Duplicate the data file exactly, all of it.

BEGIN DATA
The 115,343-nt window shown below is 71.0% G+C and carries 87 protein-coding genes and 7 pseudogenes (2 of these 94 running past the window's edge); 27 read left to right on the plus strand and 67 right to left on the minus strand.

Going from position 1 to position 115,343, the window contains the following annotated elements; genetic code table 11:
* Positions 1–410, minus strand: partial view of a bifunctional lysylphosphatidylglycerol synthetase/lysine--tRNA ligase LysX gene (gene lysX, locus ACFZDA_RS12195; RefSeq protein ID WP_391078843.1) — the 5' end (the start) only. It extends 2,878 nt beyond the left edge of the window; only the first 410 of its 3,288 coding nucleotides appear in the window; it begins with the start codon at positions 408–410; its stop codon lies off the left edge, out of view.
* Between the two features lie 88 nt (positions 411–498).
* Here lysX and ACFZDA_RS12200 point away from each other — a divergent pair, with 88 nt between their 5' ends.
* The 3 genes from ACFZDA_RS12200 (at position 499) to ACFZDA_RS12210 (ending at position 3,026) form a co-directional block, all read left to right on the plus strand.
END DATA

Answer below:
The 115,343-nt window shown below is 71.0% G+C and carries 87 protein-coding genes and 7 pseudogenes (2 of these 94 running past the window's edge); 27 read left to right on the plus strand and 67 right to left on the minus strand.

Going from position 1 to position 115,343, the window contains the following annotated elements; genetic code table 11:
* Positions 1–410, minus strand: partial view of a bifunctional lysylphosphatidylglycerol synthetase/lysine--tRNA ligase LysX gene (gene lysX, locus ACFZDA_RS12195; RefSeq protein ID WP_391078843.1) — the 5' end (the start) only. It extends 2,878 nt beyond the left edge of the window; only the first 410 of its 3,288 coding nucleotides appear in the window; it begins with the start codon at positions 408–410; its stop codon lies off the left edge, out of view.
* Between the two features lie 88 nt (positions 411–498).
* Here lysX and ACFZDA_RS12200 point away from each other — a divergent pair, with 88 nt between their 5' ends.
* The 3 genes from ACFZDA_RS12200 (at position 499) to ACFZDA_RS12210 (ending at position 3,026) form a co-directional block, all read left to right on the plus strand.